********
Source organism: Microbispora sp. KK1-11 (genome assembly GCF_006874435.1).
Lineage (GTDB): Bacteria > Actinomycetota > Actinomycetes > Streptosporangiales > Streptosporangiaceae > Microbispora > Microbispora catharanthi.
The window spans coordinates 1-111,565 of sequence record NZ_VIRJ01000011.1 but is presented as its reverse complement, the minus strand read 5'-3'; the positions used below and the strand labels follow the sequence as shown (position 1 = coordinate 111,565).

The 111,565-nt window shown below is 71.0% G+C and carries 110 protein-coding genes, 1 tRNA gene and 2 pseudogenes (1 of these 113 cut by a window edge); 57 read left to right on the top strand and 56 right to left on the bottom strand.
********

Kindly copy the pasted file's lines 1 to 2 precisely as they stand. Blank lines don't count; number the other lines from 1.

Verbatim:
Source organism: Microbispora sp. KK1-11 (genome assembly GCF_006874435.1).
Lineage (GTDB): Bacteria > Actinomycetota > Actinomycetes > Streptosporangiales > Streptosporangiaceae > Microbispora > Microbispora catharanthi.